The Legacy of Sodom

Vayera By :  Steven Philp JTS Alum (Rabbinical School) Posted On Oct 26, 2018 / 5779 | Torah Commentary | Gender

Content note: this commentary discusses sexual violence.

Following the destruction of Sodom and Gomorra, Lot and his two daughters flee to the mountains above Zoar. They are stricken with fear, having witnessed the devastation of the two cities. They grieve the dead, a vast number that includes Lot’s wife, the mother of the two women, who—having paused to look back toward Sodom—was turned into a pillar of salt (Gen. 19:23–26). It is necessary to understand the emotional frame within which they are operating, as it underlies the following narrative.

After some time dwelling in the mountains, the eldest daughter comes to the terrifying realization that they may be the last remnant of humankind. “Our father is old,” she confides to her sister. “And there is not a man left on earth, who can come to us in the common manner” (19:31). She proposes that they give their father wine and—in his inebriated state—have sex with him. Upon conceiving, they would preserve their familial line and ensure the survival of humankind.

When addressing issues of sex, coercion, and consent, the ability to identify and ascribe agency can be difficult. This is particularly true in this narrative, where Lot—despite being the target of violence— inhabits several positions of authority vis-à-vis his daughters, by way of age, gender, and family role. Yet he is also intoxicated, rendering him less capable and aware than the two women. If this is a case of coerced or unwanted sexual behavior, who bears responsibility?

Several commentators blame the daughters. Their view is—in part—sympathetic: the two women were motivated by fear. Rashi (on v.31) argues that when the eldest stated, “There is not a man left on earth,” this demonstrates her belief that the entire world has been destroyed, as in the time of the Flood. This sentiment is echoed by Ibn Ezra, who notes in his commentary on the same verse that—from the daughters’ vantage point—it appeared as if everything had been covered by fire and brimstone; this is synonymous to the experience of Noah, who saw that everything had been swallowed by water. They act to ensure their security, and the future of humankind.

Even though the daughters acted out of fear, it is clear that this is an act of sexual violence. Radak notes that the purpose of the wine in v. 32 was to intoxicate Lot, so that he would not be aware of what was happening. Alcohol is commonly used to facilitate unwanted sexual behavior, as it inhibits physical and psychological resistance; this is particularly true when the perpetrator is concerned about the victim’s ability to refuse, as may have been the case with Lot—an older man—contra his two daughters. Alcohol limits the capacity for self-advocacy.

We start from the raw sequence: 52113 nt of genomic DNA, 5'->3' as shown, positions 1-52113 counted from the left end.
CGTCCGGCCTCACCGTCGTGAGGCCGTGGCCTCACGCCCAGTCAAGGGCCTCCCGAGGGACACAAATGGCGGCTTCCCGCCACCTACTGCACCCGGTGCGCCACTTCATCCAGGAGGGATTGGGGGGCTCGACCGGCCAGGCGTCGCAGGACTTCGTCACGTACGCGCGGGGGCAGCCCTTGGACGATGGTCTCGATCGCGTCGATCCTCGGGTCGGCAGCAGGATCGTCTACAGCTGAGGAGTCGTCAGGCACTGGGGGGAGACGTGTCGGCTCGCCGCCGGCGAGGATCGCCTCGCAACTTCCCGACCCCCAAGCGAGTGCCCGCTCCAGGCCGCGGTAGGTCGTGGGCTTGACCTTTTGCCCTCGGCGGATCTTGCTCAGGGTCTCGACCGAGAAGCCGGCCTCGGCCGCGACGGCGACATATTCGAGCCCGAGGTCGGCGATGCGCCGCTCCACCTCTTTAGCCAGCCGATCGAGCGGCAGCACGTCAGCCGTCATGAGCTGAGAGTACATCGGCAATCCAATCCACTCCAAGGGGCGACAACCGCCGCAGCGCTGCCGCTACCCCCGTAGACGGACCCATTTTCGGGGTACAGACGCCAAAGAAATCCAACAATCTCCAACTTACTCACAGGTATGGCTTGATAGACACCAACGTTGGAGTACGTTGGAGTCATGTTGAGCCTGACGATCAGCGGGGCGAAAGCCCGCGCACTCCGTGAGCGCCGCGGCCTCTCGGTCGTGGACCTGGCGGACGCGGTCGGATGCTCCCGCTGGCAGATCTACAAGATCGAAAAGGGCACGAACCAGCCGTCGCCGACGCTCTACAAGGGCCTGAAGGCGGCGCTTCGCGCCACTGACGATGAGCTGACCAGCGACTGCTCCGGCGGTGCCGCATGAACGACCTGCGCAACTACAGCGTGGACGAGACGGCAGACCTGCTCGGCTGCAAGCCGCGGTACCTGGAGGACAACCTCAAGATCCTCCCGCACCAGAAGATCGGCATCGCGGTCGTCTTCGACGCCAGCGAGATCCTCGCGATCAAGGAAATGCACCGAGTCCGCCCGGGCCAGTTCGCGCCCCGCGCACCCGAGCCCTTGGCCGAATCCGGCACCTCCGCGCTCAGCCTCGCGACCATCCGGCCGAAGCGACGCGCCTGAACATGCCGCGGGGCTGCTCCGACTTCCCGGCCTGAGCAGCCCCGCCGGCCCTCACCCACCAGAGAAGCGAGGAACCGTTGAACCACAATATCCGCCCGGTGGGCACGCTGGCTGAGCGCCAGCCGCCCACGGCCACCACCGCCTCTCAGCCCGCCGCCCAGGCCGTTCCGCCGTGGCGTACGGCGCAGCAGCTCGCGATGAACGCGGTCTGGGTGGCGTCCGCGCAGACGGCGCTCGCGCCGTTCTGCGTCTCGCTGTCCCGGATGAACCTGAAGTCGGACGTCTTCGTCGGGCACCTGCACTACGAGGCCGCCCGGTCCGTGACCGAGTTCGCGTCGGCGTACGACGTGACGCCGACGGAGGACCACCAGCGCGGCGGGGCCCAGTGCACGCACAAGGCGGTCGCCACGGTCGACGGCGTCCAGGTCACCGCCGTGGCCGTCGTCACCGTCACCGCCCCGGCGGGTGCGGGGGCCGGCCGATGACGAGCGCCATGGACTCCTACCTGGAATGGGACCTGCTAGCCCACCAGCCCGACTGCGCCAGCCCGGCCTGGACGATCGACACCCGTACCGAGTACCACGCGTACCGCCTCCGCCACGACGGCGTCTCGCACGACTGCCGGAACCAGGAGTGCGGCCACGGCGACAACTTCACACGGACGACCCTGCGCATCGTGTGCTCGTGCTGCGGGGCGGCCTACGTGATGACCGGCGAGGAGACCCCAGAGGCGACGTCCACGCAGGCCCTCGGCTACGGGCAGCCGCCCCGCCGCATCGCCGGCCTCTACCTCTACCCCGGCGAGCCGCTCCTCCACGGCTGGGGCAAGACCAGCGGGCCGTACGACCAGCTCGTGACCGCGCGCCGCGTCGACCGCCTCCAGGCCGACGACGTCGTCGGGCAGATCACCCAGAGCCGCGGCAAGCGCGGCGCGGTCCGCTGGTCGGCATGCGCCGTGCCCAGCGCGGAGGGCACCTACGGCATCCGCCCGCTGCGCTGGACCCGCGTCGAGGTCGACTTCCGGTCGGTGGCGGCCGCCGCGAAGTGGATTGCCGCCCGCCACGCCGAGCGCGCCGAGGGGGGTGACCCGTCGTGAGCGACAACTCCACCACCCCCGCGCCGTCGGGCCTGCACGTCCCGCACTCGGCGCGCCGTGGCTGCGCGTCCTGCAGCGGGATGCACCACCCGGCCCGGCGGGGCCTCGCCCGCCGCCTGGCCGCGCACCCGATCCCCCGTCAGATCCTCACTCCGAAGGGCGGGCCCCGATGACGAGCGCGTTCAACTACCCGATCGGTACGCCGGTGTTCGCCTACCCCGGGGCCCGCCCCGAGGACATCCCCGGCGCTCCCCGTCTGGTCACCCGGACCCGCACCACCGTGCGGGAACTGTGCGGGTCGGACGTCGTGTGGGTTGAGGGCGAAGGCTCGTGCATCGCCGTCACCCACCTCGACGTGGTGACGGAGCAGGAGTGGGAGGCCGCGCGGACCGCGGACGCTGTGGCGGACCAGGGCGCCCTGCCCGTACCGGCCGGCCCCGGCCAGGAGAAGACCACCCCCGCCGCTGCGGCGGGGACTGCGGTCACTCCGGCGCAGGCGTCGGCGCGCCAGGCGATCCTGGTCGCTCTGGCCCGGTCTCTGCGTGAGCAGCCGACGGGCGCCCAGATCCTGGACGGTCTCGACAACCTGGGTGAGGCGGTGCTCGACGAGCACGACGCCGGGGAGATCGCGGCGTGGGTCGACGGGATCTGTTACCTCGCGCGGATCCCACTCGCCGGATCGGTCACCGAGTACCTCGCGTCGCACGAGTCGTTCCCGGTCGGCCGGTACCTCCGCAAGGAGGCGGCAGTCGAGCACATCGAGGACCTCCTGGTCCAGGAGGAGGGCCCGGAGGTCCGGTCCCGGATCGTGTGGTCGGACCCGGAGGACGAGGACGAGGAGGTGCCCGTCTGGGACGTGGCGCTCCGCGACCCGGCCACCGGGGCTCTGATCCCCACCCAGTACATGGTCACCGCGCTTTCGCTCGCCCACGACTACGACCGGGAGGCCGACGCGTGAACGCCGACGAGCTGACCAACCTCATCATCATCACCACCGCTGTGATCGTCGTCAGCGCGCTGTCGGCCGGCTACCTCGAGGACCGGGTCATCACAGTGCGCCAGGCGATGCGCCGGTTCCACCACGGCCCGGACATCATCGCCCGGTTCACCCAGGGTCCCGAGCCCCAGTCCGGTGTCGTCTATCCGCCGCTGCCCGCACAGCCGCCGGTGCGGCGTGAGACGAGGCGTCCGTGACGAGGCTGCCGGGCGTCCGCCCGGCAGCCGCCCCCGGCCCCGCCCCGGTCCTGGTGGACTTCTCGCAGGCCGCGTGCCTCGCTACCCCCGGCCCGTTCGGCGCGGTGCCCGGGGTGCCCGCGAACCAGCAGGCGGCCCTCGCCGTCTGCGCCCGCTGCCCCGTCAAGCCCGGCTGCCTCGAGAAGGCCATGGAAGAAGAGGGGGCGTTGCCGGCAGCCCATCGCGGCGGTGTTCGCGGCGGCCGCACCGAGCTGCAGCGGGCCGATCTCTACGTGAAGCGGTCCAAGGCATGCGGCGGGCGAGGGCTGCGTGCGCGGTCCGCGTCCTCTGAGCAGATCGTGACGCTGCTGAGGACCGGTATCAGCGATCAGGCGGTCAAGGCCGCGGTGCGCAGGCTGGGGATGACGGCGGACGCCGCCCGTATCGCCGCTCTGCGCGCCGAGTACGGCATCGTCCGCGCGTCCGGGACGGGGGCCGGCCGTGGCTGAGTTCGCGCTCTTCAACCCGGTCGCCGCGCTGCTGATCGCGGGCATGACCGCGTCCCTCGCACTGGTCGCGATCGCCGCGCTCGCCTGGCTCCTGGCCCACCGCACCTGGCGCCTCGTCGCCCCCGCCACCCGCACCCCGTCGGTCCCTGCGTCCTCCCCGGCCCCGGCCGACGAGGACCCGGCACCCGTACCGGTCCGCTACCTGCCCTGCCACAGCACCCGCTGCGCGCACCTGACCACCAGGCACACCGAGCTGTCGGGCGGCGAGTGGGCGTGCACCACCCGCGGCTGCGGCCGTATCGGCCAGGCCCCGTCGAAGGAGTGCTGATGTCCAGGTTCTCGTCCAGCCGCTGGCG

Yet, it is important to name the social landscape that serves as the backdrop to this story. The daughters are also the victims of sexual violence; only a few verses earlier, their father had offered them to a mob of aggressive Sodomites. While it would then seem that Lot was the first to transgress normative boundaries, it is clear—from their behavior and the behavior of their neighbors—that all parties were operating within a society indifferent toward consent. Each was shaped by social structures (sometimes referred to as rape culture) where the expression of power and desire through violence has become normalized.

As we grapple with the overwhelming prevalence of sexual violence in our communities, we must hold perpetrators accountable. However, we also need to take a close look at the social structures that have facilitated its occurrence; it is clear that we are the inheritors of a culture that normalizes the coexistence of sex and coercion. It is incumbent upon us to create a new normal, teaching our children the value of consent and the immutability of bodily autonomy. The responsibility is ours. Only together can we break the cycle of violence that claimed both Lot and his daughters.

The publication and distribution of the JTS Commentary are made possible by a generous grant from Rita Dee (z”l) and Harold Hassenfeld (z”l).